Another question raised its little noggin. There are almost as many varieties of cell phones as there are models of homebuilt aircraft, and each has its own set of variants and options. What I needed was a trait that almost all cell phones on the market share. What I finally came up with was that all of the cell phones I looked at had some sort of ringtone that simulated an older telephone: ring, quiet, ring, quiet, ring.

The speaker rubber-banded directly over the ringer on the cell phone. You may have to scooch the speaker around a bit to maximize the ring-tone output voltage from the speaker.

Now I had something to work with. One other self-imposed constraint was that I wouldn’t modify the cell phone in any way. The one I used to prove the design was the wonderful Apple iPhone 4S, and it transforms from a hangar device to a pocket phone with the simple removal of a single rubber band. However, just to prove that it doesn’t take a $400 cell phone, all the rest of the tests were completed using a $15 phone.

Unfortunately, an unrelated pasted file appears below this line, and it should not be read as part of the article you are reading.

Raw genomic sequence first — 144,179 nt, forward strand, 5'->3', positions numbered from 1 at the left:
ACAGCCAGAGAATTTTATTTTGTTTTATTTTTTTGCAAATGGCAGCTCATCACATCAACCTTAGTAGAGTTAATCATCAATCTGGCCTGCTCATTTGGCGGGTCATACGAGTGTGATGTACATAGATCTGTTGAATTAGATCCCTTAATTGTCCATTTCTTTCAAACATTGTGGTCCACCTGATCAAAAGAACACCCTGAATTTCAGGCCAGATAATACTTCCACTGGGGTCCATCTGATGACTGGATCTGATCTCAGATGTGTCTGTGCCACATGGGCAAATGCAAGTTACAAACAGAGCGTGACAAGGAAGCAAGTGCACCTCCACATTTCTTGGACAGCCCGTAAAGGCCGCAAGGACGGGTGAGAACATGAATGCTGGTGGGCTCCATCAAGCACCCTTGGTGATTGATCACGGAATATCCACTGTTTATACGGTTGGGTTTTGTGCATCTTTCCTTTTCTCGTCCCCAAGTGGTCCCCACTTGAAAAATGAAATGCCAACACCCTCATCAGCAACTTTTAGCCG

All the searches for a simple microphone to convert those ringtones to an electrical signal that you could get from Uncle Joe’s Used Cyclotron Emporium in East Undershirt, Ohio, on a Sunday afternoon were for naught. Yes, I found a few from some of the online surplus marts, but the odds of their having stock five years from now, when you get around to actually building this project, were about the same as your winning an argument with an FAA inspector or your significant other: slim to none.

One thought was to use the microphone from a busted headset, but again, the odds of your having the same busted headset that I used are about as good as in the paragraph above.